I realize I am exposing some of my naivete above. Mauro, my Support Analyst corrected some of my false thinking with the following statement:

The tables are scaled under First K Rows during the different calculations (before the final join order is identified) but I cannot explain any further how / when / why.
Keep in mind that the CBO tweak -> cost -> decide (CBQT is an example)
Unfortunately we cannot discuss of the CBO algorithms / behaviora in more details, they are internal materials.
Regarding the plans yes, they are different, the "bad plan" is generated with FIRST_ROWS_10 in 11g

The "good" plan is generated in (no matter which optimizer_mode you specify, FIRST_ROWS_10 is ignored because of the limitation) or in 11g when you disable 4887636 (that basically reverts the optimizer_mode to ALL_ROWS).
Basically the good plan has never been generated under FIRST_ROWS_10 since because of 4887636 FIRST_ROWS_10 has never been used before

I still need to wrap my head around "the limitation" in and how we never used FIRST_ROWS_K for this particular query, but I believe that is exactly what Fix 4887636 was supposed to be addressing.

Here are some of the technical details from Bug 1185896:

]]potential performance degradation in fkr mode
]]with fix to bug4887636 enabled, if top query block
]]has single row aggregation
fkr mode, top query block contains blocking construct (i.e, single row aggregation). Plan improves with 4887636 turned off

I assume fkr mode is FIRST_ROWS_K, shortened to F(irst)KR(ows). The term "blocking construct" is most interesting - why would a single row aggregation be labeled as a "block construct"?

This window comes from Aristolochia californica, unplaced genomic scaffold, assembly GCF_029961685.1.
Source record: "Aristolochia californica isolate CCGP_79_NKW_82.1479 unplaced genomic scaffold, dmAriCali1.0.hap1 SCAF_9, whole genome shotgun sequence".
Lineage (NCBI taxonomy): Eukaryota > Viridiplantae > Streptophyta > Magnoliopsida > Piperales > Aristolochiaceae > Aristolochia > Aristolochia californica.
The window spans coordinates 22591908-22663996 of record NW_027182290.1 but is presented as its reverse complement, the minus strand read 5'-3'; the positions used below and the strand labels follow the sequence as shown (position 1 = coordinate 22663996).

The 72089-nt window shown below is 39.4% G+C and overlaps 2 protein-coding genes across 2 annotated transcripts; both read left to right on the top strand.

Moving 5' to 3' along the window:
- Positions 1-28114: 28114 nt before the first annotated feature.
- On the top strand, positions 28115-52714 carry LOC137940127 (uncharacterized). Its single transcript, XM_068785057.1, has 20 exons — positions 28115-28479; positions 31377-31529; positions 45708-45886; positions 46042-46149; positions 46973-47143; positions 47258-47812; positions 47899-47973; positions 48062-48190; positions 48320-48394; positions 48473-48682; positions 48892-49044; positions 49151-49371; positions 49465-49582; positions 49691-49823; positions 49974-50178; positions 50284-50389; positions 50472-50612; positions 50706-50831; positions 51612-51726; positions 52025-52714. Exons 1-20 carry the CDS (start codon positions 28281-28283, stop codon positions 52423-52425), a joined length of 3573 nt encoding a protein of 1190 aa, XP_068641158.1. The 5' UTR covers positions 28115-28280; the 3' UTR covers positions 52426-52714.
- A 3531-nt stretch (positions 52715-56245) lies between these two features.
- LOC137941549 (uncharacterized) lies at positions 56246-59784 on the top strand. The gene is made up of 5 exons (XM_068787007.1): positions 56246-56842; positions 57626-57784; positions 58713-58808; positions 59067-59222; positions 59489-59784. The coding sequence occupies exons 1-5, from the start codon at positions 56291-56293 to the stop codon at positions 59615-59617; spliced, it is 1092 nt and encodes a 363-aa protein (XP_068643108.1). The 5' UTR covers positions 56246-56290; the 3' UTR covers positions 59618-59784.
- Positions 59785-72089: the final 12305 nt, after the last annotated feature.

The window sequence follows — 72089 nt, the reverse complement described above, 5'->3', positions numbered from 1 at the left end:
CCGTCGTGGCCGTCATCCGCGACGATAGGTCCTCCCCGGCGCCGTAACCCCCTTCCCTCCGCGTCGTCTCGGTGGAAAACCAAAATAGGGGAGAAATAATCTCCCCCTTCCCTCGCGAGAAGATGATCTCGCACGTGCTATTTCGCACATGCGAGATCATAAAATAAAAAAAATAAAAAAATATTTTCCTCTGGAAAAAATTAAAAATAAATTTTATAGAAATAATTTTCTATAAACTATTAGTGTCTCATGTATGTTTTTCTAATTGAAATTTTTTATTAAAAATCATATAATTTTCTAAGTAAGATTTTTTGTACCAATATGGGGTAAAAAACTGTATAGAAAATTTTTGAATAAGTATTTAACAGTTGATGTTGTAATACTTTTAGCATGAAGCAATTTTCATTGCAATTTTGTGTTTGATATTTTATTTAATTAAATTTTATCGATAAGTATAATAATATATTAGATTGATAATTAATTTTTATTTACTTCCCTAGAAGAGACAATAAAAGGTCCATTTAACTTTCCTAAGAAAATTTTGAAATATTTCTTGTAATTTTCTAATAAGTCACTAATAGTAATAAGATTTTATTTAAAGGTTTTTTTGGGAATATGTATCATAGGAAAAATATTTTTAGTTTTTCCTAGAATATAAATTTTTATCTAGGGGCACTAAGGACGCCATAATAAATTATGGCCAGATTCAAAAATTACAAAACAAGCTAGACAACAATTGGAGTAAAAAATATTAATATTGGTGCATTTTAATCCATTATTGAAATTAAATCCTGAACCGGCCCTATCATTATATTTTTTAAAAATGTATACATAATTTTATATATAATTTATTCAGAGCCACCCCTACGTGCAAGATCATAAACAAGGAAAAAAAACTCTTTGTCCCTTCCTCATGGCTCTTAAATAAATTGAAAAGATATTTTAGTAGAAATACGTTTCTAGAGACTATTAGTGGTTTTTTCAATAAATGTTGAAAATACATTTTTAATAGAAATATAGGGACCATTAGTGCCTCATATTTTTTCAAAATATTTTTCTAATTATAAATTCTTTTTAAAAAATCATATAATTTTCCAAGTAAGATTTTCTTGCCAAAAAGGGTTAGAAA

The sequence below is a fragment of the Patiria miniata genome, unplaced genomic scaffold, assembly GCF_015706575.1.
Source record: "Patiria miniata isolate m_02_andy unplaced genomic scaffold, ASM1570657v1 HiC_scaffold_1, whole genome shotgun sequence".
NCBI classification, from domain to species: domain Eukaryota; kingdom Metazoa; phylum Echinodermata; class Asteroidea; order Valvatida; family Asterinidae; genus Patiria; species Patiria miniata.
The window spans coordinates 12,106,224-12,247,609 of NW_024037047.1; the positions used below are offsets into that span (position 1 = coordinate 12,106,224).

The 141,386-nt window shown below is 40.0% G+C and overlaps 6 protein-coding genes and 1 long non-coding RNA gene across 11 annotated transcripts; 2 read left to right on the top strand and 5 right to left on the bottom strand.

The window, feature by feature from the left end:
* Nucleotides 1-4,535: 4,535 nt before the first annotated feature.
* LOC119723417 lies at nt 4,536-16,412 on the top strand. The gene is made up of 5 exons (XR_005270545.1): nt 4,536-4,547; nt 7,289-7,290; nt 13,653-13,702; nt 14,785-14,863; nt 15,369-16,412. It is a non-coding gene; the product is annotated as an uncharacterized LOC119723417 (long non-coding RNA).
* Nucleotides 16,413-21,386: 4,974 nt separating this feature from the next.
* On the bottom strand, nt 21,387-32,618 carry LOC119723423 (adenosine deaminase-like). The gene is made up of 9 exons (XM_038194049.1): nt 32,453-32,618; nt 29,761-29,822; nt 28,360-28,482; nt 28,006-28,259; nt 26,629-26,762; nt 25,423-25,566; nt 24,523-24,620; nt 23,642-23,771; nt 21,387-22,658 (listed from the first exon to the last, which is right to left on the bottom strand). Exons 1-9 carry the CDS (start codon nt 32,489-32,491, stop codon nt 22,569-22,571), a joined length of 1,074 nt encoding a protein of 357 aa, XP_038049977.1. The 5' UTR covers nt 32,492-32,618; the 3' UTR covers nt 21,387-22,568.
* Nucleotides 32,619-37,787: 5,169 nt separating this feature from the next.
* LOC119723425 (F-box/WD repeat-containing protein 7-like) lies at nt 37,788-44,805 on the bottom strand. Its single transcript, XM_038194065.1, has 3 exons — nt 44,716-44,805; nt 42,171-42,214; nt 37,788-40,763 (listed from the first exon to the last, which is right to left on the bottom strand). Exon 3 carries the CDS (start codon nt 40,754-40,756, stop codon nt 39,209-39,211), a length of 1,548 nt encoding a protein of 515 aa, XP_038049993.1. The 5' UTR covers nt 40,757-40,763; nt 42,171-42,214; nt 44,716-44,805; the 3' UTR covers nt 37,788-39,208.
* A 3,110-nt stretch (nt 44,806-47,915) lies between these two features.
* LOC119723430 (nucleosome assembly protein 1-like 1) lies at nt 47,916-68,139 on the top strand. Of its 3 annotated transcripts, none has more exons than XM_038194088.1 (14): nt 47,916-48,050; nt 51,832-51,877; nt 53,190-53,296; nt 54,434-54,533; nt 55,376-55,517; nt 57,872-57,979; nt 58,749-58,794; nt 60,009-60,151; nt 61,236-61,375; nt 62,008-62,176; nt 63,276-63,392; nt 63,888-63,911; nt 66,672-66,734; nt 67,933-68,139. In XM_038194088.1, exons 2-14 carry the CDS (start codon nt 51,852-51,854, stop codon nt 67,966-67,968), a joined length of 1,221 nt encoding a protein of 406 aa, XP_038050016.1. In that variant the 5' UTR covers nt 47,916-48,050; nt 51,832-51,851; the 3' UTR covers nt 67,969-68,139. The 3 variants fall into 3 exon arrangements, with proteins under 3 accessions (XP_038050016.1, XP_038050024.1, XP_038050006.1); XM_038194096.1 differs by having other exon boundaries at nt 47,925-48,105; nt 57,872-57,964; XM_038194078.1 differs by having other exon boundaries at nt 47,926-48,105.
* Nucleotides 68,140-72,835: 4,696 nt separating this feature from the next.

Also, this was my first introduction to turning a specific fix off. That in itself is kinda cool.

Monday, May 16, 2011

alert.log appears not be updated

After a few days of spinning my wheels and subjecting the poor recipients of oracle-l to multiple posts, I have identified an issue in Oracle code that I believe needs to be looked at.

First, some background.
We are running Oracle EE on Solaris 10. We also have a job that occasionally bzips (compresses) the alert.log. The logic in the job is supposed to check if the file is actively being written to before zapping it, but by pure chance (so it would seem), in this particular case the alert.log was still open by the database when the file was scorched. This led to the appearance of the alert.log not receiving any more updates from the database. We attempted to bounce the database which had no discernible effect. I also changed the diagnostic_dest, which caused us to go from slightly strange to absolutely bizarre, and what opens the door for the rest of this post.

What I found